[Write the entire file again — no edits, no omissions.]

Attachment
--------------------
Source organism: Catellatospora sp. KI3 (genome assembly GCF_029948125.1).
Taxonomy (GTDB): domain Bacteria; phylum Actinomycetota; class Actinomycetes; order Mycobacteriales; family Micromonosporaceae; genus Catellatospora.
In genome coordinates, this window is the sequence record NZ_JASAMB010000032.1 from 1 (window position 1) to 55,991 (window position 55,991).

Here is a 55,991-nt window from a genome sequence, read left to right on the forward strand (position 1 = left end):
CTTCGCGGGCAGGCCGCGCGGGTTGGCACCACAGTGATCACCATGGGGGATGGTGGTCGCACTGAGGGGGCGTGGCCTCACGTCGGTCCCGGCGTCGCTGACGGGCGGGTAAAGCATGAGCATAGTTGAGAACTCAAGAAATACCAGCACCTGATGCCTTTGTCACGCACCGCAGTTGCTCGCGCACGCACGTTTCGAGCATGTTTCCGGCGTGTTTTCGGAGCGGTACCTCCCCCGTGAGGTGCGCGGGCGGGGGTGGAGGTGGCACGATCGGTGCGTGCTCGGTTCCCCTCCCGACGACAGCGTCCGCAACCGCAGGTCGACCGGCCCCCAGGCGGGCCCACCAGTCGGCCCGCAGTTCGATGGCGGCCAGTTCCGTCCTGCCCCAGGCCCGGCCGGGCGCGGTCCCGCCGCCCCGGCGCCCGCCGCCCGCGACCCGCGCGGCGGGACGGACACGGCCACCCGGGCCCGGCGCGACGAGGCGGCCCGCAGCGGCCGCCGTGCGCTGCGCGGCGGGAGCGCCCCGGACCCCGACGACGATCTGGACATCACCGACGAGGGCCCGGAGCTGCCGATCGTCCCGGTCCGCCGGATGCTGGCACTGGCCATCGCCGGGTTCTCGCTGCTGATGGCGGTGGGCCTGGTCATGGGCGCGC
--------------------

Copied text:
Source organism: Catellatospora sp. KI3 (genome assembly GCF_029948125.1).
Taxonomy (GTDB): domain Bacteria; phylum Actinomycetota; class Actinomycetes; order Mycobacteriales; family Micromonosporaceae; genus Catellatospora.
In genome coordinates, this window is the sequence record NZ_JASAMB010000032.1 from 1 (window position 1) to 55,991 (window position 55,991).

Here is a 55,991-nt window from a genome sequence, read left to right on the forward strand (position 1 = left end):
CTTCGCGGGCAGGCCGCGCGGGTTGGCACCACAGTGATCACCATGGGGGATGGTGGTCGCACTGAGGGGGCGTGGCCTCACGTCGGTCCCGGCGTCGCTGACGGGCGGGTAAAGCATGAGCATAGTTGAGAACTCAAGAAATACCAGCACCTGATGCCTTTGTCACGCACCGCAGTTGCTCGCGCACGCACGTTTCGAGCATGTTTCCGGCGTGTTTTCGGAGCGGTACCTCCCCCGTGAGGTGCGCGGGCGGGGGTGGAGGTGGCACGATCGGTGCGTGCTCGGTTCCCCTCCCGACGACAGCGTCCGCAACCGCAGGTCGACCGGCCCCCAGGCGGGCCCACCAGTCGGCCCGCAGTTCGATGGCGGCCAGTTCCGTCCTGCCCCAGGCCCGGCCGGGCGCGGTCCCGCCGCCCCGGCGCCCGCCGCCCGCGACCCGCGCGGCGGGACGGACACGGCCACCCGGGCCCGGCGCGACGAGGCGGCCCGCAGCGGCCGCCGTGCGCTGCGCGGCGGGAGCGCCCCGGACCCCGACGACGATCTGGACATCACCGACGAGGGCCCGGAGCTGCCGATCGTCCCGGTCCGCCGGATGCTGGCACTGGCCATCGCCGGGTTCTCGCTGCTGATGGCGGTGGGCCTGGTCATGGGCGCGC